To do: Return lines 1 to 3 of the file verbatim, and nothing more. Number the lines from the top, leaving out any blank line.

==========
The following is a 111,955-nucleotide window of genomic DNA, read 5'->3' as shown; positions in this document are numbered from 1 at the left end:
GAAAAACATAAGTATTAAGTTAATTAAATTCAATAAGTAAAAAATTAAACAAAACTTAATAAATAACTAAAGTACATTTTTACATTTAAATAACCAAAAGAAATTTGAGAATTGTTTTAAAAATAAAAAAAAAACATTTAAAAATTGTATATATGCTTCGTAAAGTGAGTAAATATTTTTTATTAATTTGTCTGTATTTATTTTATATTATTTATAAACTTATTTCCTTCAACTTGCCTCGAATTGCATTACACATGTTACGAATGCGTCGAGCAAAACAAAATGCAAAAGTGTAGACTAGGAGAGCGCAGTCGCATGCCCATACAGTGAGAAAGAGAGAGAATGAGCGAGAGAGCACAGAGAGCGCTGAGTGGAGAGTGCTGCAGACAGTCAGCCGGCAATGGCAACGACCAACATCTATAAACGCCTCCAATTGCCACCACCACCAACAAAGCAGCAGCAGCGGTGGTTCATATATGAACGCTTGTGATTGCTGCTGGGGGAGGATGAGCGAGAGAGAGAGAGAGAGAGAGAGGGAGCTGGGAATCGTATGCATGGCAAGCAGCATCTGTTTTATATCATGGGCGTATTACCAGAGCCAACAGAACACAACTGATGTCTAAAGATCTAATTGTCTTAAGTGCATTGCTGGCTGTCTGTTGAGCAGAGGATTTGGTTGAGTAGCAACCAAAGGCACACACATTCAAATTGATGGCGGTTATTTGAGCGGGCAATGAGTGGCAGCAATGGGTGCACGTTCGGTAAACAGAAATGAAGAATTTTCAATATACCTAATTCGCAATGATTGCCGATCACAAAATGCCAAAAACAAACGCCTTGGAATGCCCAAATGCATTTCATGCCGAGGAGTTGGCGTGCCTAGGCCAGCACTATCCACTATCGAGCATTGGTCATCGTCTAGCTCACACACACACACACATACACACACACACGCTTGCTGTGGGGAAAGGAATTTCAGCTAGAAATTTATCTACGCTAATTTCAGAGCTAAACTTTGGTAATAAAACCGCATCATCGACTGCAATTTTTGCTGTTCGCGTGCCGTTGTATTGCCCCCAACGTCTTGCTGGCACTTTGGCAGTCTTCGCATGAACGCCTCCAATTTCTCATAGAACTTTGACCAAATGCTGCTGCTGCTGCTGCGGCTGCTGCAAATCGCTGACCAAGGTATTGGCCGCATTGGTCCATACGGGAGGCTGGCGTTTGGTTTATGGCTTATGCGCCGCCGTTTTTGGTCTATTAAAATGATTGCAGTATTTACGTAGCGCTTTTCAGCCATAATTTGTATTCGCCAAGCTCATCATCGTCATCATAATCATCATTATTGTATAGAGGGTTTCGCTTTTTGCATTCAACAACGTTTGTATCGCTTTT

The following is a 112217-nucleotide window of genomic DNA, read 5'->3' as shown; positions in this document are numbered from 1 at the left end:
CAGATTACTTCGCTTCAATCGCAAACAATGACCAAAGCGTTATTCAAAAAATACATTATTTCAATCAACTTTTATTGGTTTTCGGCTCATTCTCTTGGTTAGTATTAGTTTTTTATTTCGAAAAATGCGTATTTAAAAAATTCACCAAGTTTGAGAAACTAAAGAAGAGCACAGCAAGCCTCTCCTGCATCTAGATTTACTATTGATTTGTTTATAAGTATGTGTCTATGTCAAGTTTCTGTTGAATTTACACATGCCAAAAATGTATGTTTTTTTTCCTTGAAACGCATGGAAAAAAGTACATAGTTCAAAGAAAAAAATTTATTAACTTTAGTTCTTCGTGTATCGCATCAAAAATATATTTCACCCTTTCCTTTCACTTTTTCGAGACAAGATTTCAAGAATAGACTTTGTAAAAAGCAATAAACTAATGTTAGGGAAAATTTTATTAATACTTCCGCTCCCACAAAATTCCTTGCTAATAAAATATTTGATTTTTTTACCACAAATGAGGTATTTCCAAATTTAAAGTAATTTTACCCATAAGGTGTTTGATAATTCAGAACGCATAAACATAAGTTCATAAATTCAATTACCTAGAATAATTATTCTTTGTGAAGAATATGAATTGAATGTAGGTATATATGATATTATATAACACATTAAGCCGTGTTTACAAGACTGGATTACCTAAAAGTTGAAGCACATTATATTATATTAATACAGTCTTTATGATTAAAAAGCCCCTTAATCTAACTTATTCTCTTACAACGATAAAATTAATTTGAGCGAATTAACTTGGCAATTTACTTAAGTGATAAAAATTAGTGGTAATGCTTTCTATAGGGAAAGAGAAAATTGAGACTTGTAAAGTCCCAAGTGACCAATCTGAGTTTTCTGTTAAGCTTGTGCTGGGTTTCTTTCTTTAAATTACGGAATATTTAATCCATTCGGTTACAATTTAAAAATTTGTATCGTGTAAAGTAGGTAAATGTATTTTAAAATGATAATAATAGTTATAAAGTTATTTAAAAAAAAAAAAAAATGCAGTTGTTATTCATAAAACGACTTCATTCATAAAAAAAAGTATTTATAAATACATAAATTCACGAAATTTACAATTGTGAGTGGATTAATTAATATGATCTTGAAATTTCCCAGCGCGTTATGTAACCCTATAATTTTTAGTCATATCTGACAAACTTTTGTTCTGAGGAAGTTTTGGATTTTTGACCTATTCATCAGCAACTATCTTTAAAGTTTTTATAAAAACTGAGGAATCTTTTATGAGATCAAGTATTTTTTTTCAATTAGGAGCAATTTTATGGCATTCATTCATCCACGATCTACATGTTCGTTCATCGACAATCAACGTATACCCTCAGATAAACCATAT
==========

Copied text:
The following is a 111,955-nucleotide window of genomic DNA, read 5'->3' as shown; positions in this document are numbered from 1 at the left end:
GAAAAACATAAGTATTAAGTTAATTAAATTCAATAAGTAAAAAATTAAACAAAACTTAATAAATAACTAAAGTACATTTTTACATTTAAATAACCAAAAGAAATTTGAGAATTGTTTTAAAAATAAAAAAAAAACATTTAAAAATTGTATATATGCTTCGTAAAGTGAGTAAATATTTTTTATTAATTTGTCTGTATTTATTTTATATTATTTATAAACTTATTTCCTTCAACTTGCCTCGAATTGCATTACACATGTTACGAATGCGTCGAGCAAAACAAAATGCAAAAGTGTAGACTAGGAGAGCGCAGTCGCATGCCCATACAGTGAGAAAGAGAGAGAATGAGCGAGAGAGCACAGAGAGCGCTGAGTGGAGAGTGCTGCAGACAGTCAGCCGGCAATGGCAACGACCAACATCTATAAACGCCTCCAATTGCCACCACCACCAACAAAGCAGCAGCAGCGGTGGTTCATATATGAACGCTTGTGATTGCTGCTGGGGGAGGATGAGCGAGAGAGAGAGAGAGAGAGAGAGGGAGCTGGGAATCGTATGCATGGCAAGCAGCATCTGTTTTATATCATGGGCGTATTACCAGAGCCAACAGAACACAACTGATGTCTAAAGATCTAATTGTCTTAAGTGCATTGCTGGCTGTCTGTTGAGCAGAGGATTTGGTTGAGTAGCAACCAAAGGCACACACATTCAAATTGATGGCGGTTATTTGAGCGGGCAATGAGTGGCAGCAATGGGTGCACGTTCGGTAAACAGAAATGAAGAATTTTCAATATACCTAATTCGCAATGATTGCCGATCACAAAATGCCAAAAACAAACGCCTTGGAATGCCCAAATGCATTTCATGCCGAGGAGTTGGCGTGCCTAGGCCAGCACTATCCACTATCGAGCATTGGTCATCGTCTAGCTCACACACACACACACATACACACACACACGCTTGCTGTGGGGAAAGGAATTTCAGCTAGAAATTTATCTACGCTAATTTCAGAGCTAAACTTTGGTAATAAAACCGCATCATCGACTGCAATTTTTGCTGTTCGCGTGCCGTTGTATTGCCCCCAACGTCTTGCTGGCACTTTGGCAGTCTTCGCATGAACGCCTCCAATTTCTCATAGAACTTTGACCAAATGCTGCTGCTGCTGCTGCGGCTGCTGCAAATCGCTGACCAAGGTATTGGCCGCATTGGTCCATACGGGAGGCTGGCGTTTGGTTTATGGCTTATGCGCCGCCGTTTTTGGTCTATTAAAATGATTGCAGTATTTACGTAGCGCTTTTCAGCCATAATTTGTATTCGCCAAGCTCATCATCGTCATCATAATCATCATTATTGTATAGAGGGTTTCGCTTTTTGCATTCAACAACGTTTGTATCGCTTTT

The following is a 112217-nucleotide window of genomic DNA, read 5'->3' as shown; positions in this document are numbered from 1 at the left end: